Orton, at odds with director Peter Wood over the plot (or lack of same), still tore at the play, producing 133 pages of new material to replace, or add, to the original ninety. The cast were demoralised in rehearsal and uneven and tentative on stage. They were, however, impressed by Orton's energy and efforts. The play staggered on to more poor reviews in Brighton, Oxford, Bournemouth, Manchester, and finally Wimbledon in mid-March. "Loot was a dead horse, but it continued to be flogged." Orton retired from the fray for a promiscuous, hashish-filled, eighty-day holiday in Tangier, Morocco.
In January 1966 Loot was revived, with Oscar Lewenstein taking up an option. Before his production, it had a short run (April 11-23) at the University Theatre, Manchester. Orton's growing experience led him to cut over six hundred lines, raising the tempo and improving the characters' interactions.
Directed by Braham Murray, with a more sympathetic and less abstract set, the tuned play garnered more favourable reviews. Lewenstein was still a little cool, however, and put the London production in a "sort of Off-West End theatre," the Jeanetta Cochrane Theatre in Bloomsbury, under the direction of Charles Marowitz.
Orton continued his habit of clashing with directors with Marowitz, but the additional cuts they agreed to further improved the play. The London premiere was 27 September, 1966, the reviews producing "stunned delight" in Orton. Loot moved to the Criterion Theatre, Holborn in November, raising Orton's confidence to new heights, "a weird, thrilling, slightly unnerving state of grace," while he was in the middle of writing What the Butler Saw.
Loot went on to win several awards — which had a pleasing effect on the box office — and firmly established Orton's fame. He sold the film rights for £25,000, although he was certain it would flop; it did, and Loot on Broadway repeated the failure of Sloane. Orton was still on an absolute high, however, and over the next ten months revised The Ruffian on the Stair and The Erpingham Camp for the stage as a double called Crimes of Passion, wrote Funeral Games, the screenplay Up Against It for the Beatles, and worked on What the Butler Saw.
The Good and Faithful Servant was a work of transition for Orton. A one-act television play, it was completed by June 1964 but first broadcast by Associated-Rediffusion on 6 April, 1967. With its low-key bitterness and regret, and its genuine poignance, it is tame and naturalistic compared to the joyful, macabre heights of his later modern farces, including those which premiered earlier.
Funeral Games is the real linking work between Loot and What the Butler Saw. It was written and re-written (four times) in July - November, 1966. Created for a Yorkshire Television series, The Seven Deadly Virtues, Orton's play dealt with charity — especially Christian charity — in a mad confusion of adultery and murder.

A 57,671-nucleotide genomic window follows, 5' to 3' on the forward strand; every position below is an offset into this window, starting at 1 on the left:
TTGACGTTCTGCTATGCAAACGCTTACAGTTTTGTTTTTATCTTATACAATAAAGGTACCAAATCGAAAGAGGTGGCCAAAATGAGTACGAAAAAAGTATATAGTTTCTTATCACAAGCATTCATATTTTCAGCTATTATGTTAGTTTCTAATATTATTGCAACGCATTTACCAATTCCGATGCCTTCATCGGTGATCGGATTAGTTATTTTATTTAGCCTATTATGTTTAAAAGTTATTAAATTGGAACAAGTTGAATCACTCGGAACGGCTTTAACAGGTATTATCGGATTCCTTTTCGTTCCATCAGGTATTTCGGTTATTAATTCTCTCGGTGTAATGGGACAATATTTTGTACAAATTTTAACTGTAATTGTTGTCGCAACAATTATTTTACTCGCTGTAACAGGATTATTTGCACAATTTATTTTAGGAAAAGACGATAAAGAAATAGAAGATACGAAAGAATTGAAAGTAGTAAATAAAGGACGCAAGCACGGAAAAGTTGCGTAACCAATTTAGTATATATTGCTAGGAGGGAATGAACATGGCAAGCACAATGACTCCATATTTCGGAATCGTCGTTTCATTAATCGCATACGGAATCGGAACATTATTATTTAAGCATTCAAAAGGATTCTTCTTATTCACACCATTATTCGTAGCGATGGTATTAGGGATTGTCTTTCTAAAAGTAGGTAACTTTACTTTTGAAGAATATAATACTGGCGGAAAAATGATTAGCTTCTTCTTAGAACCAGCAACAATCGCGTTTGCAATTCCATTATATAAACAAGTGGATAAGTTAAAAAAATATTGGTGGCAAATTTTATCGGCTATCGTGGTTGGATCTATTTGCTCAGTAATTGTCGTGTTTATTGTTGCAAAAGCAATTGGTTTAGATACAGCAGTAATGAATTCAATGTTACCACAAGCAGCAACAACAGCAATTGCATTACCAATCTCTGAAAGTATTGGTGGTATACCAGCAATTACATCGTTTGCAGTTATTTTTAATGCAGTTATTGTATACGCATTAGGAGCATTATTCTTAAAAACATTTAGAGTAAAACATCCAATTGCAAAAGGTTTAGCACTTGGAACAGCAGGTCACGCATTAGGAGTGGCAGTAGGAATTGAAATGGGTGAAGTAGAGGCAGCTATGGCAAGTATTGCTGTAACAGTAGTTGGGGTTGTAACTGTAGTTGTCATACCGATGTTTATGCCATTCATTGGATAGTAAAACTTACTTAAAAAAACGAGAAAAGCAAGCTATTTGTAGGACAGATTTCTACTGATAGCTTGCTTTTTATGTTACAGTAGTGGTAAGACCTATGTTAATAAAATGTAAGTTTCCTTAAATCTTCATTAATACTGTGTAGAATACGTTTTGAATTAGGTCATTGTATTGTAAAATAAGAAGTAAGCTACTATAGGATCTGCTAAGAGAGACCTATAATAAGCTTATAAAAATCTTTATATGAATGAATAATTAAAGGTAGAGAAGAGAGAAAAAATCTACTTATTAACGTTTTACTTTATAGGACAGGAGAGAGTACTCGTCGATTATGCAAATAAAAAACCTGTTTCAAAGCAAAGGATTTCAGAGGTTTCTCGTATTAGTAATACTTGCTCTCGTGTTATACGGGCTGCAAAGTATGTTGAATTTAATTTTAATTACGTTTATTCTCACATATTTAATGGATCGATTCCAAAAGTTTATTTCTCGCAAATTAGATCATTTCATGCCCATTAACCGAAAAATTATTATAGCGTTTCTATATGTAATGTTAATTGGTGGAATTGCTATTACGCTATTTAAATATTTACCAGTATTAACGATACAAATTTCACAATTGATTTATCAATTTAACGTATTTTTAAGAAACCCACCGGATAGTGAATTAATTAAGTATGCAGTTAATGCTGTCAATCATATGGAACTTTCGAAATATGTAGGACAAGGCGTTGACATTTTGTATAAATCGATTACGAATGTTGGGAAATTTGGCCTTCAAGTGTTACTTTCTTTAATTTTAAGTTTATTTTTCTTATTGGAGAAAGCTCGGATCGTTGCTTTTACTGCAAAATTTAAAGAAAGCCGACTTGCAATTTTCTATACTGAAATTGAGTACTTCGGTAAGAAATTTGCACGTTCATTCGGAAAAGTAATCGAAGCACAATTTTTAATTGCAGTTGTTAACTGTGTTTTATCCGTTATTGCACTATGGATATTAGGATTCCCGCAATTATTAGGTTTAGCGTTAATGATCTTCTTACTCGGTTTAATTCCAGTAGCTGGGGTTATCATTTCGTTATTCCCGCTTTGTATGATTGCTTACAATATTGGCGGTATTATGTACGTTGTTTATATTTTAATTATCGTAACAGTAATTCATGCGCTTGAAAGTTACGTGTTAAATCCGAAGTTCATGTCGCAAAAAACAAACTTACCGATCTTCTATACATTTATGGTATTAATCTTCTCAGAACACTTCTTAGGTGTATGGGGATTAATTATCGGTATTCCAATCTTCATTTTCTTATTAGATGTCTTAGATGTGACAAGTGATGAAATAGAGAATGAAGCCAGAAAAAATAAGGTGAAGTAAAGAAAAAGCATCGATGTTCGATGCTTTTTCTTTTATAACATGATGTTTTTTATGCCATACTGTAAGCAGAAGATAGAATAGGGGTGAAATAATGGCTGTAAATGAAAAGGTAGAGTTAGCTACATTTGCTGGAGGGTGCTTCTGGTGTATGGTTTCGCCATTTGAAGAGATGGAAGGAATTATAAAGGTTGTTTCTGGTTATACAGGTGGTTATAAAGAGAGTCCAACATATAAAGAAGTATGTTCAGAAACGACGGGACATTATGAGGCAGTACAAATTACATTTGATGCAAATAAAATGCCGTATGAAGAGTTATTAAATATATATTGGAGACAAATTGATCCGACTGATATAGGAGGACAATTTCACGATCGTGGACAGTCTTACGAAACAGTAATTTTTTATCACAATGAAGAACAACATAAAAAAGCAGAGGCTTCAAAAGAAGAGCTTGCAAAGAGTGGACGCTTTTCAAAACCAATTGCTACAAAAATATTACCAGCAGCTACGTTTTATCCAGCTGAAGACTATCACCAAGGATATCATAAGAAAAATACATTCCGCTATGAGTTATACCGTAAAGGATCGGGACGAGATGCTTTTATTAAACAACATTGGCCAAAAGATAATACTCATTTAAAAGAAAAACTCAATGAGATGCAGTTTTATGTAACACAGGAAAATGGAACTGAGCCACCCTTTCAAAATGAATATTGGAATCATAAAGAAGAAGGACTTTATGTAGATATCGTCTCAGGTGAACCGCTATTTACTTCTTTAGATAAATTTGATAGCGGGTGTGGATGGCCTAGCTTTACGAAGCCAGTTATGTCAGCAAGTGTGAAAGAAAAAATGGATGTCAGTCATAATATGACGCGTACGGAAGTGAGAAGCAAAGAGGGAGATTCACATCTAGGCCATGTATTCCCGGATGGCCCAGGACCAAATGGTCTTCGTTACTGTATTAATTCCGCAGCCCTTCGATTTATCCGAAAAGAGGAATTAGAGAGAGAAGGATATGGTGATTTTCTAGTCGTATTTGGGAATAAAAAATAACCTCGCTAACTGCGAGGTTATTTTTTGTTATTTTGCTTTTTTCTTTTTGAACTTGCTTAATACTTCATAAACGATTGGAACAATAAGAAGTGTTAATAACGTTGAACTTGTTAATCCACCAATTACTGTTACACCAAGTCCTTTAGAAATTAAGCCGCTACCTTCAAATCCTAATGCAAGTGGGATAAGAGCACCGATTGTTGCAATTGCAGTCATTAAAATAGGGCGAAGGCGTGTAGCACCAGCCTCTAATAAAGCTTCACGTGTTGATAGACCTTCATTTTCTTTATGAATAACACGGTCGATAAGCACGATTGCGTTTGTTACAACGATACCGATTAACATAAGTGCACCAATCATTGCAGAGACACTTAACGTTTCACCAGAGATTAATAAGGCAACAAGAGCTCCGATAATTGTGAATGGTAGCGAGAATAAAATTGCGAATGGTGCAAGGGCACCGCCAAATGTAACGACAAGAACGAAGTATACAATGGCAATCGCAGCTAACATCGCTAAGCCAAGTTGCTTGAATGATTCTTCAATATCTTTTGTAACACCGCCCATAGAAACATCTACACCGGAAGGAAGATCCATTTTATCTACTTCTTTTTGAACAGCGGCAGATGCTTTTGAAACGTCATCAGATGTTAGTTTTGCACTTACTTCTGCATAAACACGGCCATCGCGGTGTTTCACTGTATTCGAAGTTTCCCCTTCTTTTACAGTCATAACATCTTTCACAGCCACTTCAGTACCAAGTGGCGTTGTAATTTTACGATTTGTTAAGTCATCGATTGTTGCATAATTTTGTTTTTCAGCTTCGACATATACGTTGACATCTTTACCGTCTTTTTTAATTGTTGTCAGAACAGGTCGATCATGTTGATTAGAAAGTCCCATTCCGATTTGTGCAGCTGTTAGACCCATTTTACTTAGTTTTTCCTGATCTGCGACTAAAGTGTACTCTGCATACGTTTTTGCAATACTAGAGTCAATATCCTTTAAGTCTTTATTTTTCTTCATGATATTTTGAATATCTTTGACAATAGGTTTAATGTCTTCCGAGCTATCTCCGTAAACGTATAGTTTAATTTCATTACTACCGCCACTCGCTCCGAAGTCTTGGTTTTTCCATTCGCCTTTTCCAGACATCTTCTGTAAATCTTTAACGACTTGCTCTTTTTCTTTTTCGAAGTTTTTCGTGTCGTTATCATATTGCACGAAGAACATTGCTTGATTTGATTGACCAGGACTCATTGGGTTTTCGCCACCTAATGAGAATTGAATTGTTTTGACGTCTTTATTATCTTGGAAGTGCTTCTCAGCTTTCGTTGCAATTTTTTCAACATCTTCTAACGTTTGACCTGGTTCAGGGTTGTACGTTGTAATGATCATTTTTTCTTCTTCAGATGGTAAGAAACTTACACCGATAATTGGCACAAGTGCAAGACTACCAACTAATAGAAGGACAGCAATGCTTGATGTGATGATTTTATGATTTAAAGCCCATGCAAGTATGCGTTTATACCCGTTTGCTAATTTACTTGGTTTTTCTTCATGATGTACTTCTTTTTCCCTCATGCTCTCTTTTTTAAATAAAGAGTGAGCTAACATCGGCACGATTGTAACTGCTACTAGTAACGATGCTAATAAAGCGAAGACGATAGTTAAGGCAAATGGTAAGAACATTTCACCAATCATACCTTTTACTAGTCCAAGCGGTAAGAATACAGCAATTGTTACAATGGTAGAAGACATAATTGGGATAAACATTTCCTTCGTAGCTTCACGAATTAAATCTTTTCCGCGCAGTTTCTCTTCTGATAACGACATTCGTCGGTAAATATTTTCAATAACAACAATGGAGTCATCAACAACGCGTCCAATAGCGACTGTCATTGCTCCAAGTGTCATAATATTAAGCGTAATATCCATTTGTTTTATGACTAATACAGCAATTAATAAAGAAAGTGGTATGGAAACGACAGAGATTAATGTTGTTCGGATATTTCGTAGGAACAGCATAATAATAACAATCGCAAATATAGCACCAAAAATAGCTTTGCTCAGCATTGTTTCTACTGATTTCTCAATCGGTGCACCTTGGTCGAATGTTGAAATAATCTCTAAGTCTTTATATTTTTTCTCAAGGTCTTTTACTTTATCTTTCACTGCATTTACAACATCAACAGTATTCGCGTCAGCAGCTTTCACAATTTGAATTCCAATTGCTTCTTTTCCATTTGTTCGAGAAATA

In March 1967 Orton and Halliwell had intended another extended holiday in North Africa – Libya on this occasion, but the relationship between them had deteriorated so far that they returned home after barely a day. Orton was working hard, energised and happy; Halliwell was increasingly depressed, argumentative, and plagued with mystery ailments.
Orton's controversial farce What The Butler Saw debuted in the West End after his death in 1969. It opened at the Queen's Theatre with Sir Ralph Richardson, Coral Browne, Stanley Baxter, and Hayward Morse. It was booed so loudly by gallery first nighters that the critics could not hear the lines.
On August 9, 1967, Halliwell bludgeoned the 34-year-old Orton to death with nine hammer blows to the head, and then committed suicide with an overdose of 22 Nembutal tablets washed down with the juice from canned grapefruit. Investigators determined that Halliwell died first, because Orton's body was still warm.
The November 22, 1970 edition of The Sunday Times reported that on August 5, 1967, four days before the murder, Orton went to the Chelsea Potter pub in the King's Road. He met friend Peter Nolan who later gave evidence at the inquest that Orton told him that he had another boyfriend, and that he wanted to end his relationship with Halliwell but didn't know how to go about it.
The last person to speak to Halliwell was his doctor, who arranged for a psychiatrist to see him the following morning. He spoke to Halliwell three times on the telephone. The last call was at 10 o'clock. Halliwell took the psychiatrist's address and said, "Don't worry, I'm feeling better now. I'll go and see the doctor tomorrow morning."
Halliwell had felt increasingly threatened and isolated by Orton's success, and had come to rely on anti-depressants and barbiturates. The bodies were discovered the following morning when a chauffeur arrived to take Orton to a meeting to discuss a screenplay he had written for the Beatles.
Halliwell left a suicide note, informing police that all would be explained if they read Orton's diaries, "especially the latter part". The diaries have since been published.
Orton was cremated at the Golders Green Crematorium. According to Dennis Dewsnap's memoire (What's Sex Got To Do With It, The Syden Press, 2004) from mostly Tangiers, where Orton and Halliwell went on holiday, Orton and his lover/murderer had their ashes mixed and were buried together. Dewsnap writes about Orton's agent Peggy Ramsay: "...At the scattering of Joe's and Kenneth's ashes, his sister took a handful from both urns and said 'a little bit of Joe, and a little bit of Kenneth. I think perhabs a little bit more of our Joe, and then some more of Kenneth'. At which Peggy snapped 'Come on, dearie, it's only a gesture, not a recipe.', a line surely worthy of Joe himself.
Two archive recordings of Orton survive: a short BBC radio interview first transmitted in August 1967 and a video recording, held by the BFI, of his appearance on Eamon Andrews' ITV chat show transmitted 23 April 1967.